The poll also follows a number of high-profile killings of American troops by their Afghan partners - a trend that the top American commander in Afghanistan suggested on Monday was likely to continue.

"It is a characteristic of this kind of warfare," Gen. John R. Allen, the commander of NATO forces in Afghanistan, told reporters at a Pentagon news conference. He said that in a counterinsurgency conflict like the one in Afghanistan, where American forces are fighting insurgents while training Afghan security forces, "the enemy's going to do all that they can to disrupt both the counterinsurgency operation, but also disrupt the integrity of the indigenous forces." American commanders say that the Taliban have in some cases infiltrated Afghan security forces to attack Americans, but that most cases are a result of personal disputes between Afghans and their American trainers.

In follow-up interviews, a number of poll respondents said they were weary after more than a decade of war in Afghanistan, and impatient with the slow progress of Afghan security forces. "I think we should speed up when we're bringing our troops home," said Melisa Clemmons, 52, a Republican and a coordinator for a wireless carrier system from Summerville, S.C. "If we've been there as many years as we've been there, what's another two years going to get us?" she asked, adding, "These Afghanistan people are turning around and shooting our people. Why is it taking this long for the Afghan troops to be policing themselves?"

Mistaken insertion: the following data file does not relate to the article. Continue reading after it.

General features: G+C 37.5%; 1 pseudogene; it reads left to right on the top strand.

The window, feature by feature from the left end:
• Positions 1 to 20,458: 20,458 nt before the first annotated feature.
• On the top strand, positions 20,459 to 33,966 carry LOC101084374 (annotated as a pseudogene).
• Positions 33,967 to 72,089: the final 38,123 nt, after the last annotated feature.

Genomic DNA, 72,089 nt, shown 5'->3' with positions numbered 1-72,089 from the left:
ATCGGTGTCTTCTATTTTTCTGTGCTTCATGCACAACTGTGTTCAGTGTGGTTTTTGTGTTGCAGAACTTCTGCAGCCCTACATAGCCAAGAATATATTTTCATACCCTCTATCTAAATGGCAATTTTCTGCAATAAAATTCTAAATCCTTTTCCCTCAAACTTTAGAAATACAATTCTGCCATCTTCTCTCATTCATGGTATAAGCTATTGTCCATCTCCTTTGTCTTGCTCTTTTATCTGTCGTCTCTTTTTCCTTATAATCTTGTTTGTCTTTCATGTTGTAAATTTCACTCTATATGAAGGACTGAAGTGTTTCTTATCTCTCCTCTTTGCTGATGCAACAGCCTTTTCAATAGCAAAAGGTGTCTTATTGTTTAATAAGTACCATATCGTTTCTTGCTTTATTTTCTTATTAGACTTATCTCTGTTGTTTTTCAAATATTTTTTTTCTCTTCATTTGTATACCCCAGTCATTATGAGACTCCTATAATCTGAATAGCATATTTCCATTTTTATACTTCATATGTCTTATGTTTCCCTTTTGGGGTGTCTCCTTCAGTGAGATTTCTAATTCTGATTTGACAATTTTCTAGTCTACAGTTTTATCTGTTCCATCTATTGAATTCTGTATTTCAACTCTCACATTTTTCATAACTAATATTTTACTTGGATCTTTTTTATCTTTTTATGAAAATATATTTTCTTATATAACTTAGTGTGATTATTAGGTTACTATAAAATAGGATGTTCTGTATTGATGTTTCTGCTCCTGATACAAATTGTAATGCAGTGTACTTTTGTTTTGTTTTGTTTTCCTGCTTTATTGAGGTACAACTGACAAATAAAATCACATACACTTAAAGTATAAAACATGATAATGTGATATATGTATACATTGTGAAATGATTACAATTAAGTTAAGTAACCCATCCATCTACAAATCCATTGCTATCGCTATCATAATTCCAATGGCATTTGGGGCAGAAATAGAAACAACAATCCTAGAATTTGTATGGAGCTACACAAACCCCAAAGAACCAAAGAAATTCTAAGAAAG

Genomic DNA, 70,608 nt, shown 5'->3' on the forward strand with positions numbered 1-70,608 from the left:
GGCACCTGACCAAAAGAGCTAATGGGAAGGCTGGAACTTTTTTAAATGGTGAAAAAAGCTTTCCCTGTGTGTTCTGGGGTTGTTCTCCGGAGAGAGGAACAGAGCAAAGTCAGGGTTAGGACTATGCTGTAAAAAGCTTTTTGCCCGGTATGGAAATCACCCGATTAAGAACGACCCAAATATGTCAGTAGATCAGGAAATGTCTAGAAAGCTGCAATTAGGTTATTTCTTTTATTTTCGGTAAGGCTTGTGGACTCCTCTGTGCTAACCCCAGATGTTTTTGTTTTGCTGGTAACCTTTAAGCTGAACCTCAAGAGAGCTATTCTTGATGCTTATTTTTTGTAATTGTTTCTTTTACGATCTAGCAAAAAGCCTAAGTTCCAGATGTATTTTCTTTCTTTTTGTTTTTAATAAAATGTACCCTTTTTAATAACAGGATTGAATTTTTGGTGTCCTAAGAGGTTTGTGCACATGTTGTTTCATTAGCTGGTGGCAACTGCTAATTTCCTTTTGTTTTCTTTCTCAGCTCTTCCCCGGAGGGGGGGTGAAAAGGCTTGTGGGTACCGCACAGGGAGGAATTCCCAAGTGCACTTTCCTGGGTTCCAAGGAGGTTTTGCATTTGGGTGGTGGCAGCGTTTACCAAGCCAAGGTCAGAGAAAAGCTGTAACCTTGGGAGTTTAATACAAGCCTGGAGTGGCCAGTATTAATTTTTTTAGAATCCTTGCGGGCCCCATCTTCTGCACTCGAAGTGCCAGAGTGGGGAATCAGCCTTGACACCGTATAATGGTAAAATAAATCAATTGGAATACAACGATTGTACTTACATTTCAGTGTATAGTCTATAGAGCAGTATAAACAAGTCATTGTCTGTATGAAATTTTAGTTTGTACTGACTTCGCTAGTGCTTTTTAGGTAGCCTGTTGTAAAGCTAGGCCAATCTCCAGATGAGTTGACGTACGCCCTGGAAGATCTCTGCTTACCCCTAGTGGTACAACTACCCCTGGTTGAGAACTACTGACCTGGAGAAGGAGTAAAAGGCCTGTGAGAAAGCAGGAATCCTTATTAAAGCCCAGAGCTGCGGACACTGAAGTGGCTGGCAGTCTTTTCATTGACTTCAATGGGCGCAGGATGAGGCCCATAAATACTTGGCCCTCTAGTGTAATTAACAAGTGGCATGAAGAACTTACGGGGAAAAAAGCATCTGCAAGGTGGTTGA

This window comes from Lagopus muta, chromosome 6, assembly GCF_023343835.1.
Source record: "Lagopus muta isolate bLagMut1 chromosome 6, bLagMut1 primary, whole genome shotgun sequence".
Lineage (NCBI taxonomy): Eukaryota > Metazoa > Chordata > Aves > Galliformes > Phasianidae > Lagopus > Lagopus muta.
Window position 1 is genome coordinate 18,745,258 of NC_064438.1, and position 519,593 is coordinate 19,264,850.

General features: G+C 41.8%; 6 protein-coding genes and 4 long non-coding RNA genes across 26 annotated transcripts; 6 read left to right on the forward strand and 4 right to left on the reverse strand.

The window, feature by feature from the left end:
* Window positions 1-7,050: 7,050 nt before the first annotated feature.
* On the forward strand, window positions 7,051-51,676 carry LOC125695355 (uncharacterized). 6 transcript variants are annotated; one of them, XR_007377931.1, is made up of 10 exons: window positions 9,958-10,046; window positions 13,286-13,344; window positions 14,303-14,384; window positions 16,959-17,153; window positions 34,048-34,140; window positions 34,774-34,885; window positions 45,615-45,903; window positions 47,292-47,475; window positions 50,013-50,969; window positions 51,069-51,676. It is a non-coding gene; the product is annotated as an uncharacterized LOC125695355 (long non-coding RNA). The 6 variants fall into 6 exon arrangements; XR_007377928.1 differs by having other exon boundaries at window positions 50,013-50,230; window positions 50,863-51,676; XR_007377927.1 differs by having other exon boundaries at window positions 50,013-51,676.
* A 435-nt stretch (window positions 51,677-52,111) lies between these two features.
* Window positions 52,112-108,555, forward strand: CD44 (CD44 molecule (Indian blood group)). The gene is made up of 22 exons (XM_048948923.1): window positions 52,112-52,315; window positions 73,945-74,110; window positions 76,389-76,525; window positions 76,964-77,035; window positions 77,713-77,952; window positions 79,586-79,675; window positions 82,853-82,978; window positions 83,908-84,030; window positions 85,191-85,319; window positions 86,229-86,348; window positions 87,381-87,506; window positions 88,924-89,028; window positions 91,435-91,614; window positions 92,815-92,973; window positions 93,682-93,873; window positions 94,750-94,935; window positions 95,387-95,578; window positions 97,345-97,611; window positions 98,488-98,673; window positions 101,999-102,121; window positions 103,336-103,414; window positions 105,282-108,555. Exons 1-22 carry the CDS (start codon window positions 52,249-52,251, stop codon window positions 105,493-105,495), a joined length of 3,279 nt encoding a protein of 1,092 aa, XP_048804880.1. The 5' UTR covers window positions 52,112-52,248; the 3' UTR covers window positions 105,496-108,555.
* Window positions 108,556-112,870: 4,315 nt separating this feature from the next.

Paul Fisher, 53, a Republican from Grapevine, Tex., who works in the pharmaceutical business, said the United States should no longer be involved in the war, although he opposed setting a specific timetable. "After a while enough is enough, and we need to get out and move on and let Afghanistan stand on its own merits," he said.

Peter Feaver of Duke University, who has long studied public opinion about war and worked in the administration of President George W. Bush, said that in his view there would be more support for the war if President Obama talked more about it. "He has not expended much political capital in defense of his policy," Mr. Feaver said. "He doesn't talk about winning in 2014; he talks about leaving in 2014. In a sense that protects him from an attack from the left, but I would think it has the pernicious effect of softening political support for the existing policy."

The drop in support for the war among Republican poll respondents mirrors reassessments of the war among the party's presidential candidates, traditionally more hawkish than Democrats. Newt Gingrich declared this month that it was time to leave Afghanistan, while Rick Santorum said that one option would be to withdraw even earlier than the Obama administration's timeline. Mitt Romney has been more equivocal, although he said last summer that it was "time for us to bring our troops home as soon as we possibly can, as soon as our generals think it's O.K."

Michael E. O'Hanlon, a military expert at the Brookings Institution who is close to American commanders in Afghanistan, said that the opinion polls reflected a lack of awareness of the current policy, which calls for slowly turning over portions of the country to Afghan security forces, like the southern provinces, where American troops have tamped down the violence.